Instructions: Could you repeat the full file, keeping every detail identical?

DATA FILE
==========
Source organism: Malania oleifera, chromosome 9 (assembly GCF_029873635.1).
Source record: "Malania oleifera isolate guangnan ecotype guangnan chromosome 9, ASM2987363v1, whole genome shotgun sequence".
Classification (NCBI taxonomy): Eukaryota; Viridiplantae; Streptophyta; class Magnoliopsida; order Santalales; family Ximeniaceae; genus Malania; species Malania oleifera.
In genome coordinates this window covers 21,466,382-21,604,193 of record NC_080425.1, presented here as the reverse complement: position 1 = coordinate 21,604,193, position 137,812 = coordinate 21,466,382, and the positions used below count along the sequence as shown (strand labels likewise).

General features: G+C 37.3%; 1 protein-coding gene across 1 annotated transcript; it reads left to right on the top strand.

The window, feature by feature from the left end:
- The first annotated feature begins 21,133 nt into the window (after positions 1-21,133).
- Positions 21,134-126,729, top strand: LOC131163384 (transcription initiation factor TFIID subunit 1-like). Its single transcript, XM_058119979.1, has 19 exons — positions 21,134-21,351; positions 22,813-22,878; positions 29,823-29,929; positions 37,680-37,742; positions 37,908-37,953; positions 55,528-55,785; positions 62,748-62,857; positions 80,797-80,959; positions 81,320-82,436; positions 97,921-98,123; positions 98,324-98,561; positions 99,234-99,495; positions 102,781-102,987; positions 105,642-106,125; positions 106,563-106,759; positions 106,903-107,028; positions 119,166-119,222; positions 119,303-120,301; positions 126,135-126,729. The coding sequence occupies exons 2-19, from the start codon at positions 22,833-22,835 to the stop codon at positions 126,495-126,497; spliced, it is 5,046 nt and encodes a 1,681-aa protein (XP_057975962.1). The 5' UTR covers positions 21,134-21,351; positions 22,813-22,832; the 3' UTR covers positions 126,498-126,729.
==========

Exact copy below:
Source organism: Malania oleifera, chromosome 9 (assembly GCF_029873635.1).
Source record: "Malania oleifera isolate guangnan ecotype guangnan chromosome 9, ASM2987363v1, whole genome shotgun sequence".
Classification (NCBI taxonomy): Eukaryota; Viridiplantae; Streptophyta; class Magnoliopsida; order Santalales; family Ximeniaceae; genus Malania; species Malania oleifera.
In genome coordinates this window covers 21,466,382-21,604,193 of record NC_080425.1, presented here as the reverse complement: position 1 = coordinate 21,604,193, position 137,812 = coordinate 21,466,382, and the positions used below count along the sequence as shown (strand labels likewise).

General features: G+C 37.3%; 1 protein-coding gene across 1 annotated transcript; it reads left to right on the top strand.

The window, feature by feature from the left end:
- The first annotated feature begins 21,133 nt into the window (after positions 1-21,133).
- Positions 21,134-126,729, top strand: LOC131163384 (transcription initiation factor TFIID subunit 1-like). Its single transcript, XM_058119979.1, has 19 exons — positions 21,134-21,351; positions 22,813-22,878; positions 29,823-29,929; positions 37,680-37,742; positions 37,908-37,953; positions 55,528-55,785; positions 62,748-62,857; positions 80,797-80,959; positions 81,320-82,436; positions 97,921-98,123; positions 98,324-98,561; positions 99,234-99,495; positions 102,781-102,987; positions 105,642-106,125; positions 106,563-106,759; positions 106,903-107,028; positions 119,166-119,222; positions 119,303-120,301; positions 126,135-126,729. The coding sequence occupies exons 2-19, from the start codon at positions 22,833-22,835 to the stop codon at positions 126,495-126,497; spliced, it is 5,046 nt and encodes a 1,681-aa protein (XP_057975962.1). The 5' UTR covers positions 21,134-21,351; positions 22,813-22,832; the 3' UTR covers positions 126,498-126,729.